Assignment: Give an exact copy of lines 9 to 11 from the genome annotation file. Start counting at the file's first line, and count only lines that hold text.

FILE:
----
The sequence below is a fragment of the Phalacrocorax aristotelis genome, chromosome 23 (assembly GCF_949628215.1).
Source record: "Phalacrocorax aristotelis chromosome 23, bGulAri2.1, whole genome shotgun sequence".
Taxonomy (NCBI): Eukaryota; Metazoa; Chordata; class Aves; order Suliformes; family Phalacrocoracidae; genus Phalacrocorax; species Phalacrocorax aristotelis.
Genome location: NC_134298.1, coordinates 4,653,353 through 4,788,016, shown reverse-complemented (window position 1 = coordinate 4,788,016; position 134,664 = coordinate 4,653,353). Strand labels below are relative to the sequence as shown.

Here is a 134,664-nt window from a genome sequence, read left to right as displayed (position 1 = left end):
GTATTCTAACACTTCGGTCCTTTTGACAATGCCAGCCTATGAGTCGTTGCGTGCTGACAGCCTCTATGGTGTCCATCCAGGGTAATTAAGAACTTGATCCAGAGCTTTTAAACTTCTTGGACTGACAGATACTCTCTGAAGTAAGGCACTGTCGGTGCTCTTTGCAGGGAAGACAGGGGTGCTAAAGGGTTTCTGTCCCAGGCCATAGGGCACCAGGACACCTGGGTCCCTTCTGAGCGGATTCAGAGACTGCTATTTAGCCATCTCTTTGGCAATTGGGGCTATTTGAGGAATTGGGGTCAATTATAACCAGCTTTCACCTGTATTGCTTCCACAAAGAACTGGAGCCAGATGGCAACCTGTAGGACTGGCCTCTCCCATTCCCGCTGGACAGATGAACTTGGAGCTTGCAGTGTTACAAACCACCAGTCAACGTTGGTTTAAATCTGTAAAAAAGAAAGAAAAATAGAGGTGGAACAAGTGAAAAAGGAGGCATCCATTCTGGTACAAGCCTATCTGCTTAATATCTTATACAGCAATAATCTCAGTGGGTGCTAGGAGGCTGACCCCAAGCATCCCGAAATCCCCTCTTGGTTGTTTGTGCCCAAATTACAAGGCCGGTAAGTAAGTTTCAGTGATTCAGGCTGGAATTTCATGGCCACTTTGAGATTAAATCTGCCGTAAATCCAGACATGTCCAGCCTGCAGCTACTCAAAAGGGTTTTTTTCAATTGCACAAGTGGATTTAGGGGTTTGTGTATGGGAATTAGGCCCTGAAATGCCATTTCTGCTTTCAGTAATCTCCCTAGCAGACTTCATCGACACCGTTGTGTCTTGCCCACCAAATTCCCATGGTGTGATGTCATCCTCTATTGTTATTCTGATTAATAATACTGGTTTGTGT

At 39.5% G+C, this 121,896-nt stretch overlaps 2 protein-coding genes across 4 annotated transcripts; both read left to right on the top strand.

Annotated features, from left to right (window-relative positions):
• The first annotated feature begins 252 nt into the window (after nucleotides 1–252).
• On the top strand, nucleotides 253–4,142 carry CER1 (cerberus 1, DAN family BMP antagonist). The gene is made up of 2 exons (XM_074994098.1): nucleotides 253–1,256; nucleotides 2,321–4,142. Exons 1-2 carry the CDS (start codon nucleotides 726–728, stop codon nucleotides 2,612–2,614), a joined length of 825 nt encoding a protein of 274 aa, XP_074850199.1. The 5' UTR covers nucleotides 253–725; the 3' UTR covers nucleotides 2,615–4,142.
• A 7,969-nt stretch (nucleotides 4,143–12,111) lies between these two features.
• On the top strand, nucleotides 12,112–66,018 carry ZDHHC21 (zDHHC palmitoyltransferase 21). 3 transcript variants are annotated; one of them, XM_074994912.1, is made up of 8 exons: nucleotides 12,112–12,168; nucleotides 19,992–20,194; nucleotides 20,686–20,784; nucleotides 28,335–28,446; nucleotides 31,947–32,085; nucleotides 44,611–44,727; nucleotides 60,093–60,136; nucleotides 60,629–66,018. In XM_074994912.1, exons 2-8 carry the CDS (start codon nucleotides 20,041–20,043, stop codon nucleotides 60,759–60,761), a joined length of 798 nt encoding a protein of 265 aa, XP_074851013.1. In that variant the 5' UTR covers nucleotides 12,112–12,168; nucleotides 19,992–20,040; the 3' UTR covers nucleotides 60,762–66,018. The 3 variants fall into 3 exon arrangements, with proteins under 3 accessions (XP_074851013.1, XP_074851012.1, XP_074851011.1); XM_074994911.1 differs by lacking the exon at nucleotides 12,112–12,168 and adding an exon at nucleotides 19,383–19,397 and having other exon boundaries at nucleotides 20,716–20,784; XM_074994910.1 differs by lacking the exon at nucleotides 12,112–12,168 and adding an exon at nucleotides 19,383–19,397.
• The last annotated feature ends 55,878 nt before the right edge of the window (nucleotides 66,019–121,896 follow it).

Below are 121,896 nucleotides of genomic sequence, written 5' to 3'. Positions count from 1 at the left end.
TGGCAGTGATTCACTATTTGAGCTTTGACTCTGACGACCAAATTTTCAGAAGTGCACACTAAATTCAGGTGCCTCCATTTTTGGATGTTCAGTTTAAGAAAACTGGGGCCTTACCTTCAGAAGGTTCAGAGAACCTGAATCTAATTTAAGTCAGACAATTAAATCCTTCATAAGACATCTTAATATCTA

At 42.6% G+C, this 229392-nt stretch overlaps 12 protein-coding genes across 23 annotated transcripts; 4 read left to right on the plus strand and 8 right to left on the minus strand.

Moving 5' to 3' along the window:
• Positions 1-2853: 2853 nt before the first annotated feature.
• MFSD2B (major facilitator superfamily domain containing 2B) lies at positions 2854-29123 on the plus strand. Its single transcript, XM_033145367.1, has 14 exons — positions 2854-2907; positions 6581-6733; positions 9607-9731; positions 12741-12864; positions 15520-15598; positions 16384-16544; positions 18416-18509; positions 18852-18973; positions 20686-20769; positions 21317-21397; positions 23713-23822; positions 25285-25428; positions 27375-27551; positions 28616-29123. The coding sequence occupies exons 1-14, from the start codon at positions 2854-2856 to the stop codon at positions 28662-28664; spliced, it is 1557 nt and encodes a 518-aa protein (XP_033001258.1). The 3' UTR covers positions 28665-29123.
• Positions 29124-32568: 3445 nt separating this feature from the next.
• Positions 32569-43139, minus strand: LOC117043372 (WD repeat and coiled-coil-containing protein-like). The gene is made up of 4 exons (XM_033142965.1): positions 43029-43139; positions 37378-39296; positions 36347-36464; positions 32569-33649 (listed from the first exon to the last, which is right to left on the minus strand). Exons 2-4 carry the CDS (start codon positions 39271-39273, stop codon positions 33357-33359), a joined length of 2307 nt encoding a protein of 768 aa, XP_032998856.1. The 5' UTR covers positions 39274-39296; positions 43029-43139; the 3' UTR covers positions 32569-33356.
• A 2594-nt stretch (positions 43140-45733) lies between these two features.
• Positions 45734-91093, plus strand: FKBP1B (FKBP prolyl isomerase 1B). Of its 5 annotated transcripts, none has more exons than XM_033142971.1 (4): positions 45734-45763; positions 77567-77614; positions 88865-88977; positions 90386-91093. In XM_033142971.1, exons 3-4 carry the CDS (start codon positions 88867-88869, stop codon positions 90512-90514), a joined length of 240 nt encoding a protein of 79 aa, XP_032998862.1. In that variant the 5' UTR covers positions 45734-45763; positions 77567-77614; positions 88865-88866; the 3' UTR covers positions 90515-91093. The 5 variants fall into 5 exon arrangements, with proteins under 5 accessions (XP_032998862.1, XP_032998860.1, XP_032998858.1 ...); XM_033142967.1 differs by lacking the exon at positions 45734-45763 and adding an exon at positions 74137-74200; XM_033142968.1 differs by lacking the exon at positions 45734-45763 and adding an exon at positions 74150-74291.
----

• The first annotated feature begins 252 nt into the window (after nucleotides 1–252).
• On the top strand, nucleotides 253–4,142 carry CER1 (cerberus 1, DAN family BMP antagonist). The gene is made up of 2 exons (XM_074994098.1): nucleotides 253–1,256; nucleotides 2,321–4,142. Exons 1-2 carry the CDS (start codon nucleotides 726–728, stop codon nucleotides 2,612–2,614), a joined length of 825 nt encoding a protein of 274 aa, XP_074850199.1. The 5' UTR covers nucleotides 253–725; the 3' UTR covers nucleotides 2,615–4,142.
• A 7,969-nt stretch (nucleotides 4,143–12,111) lies between these two features.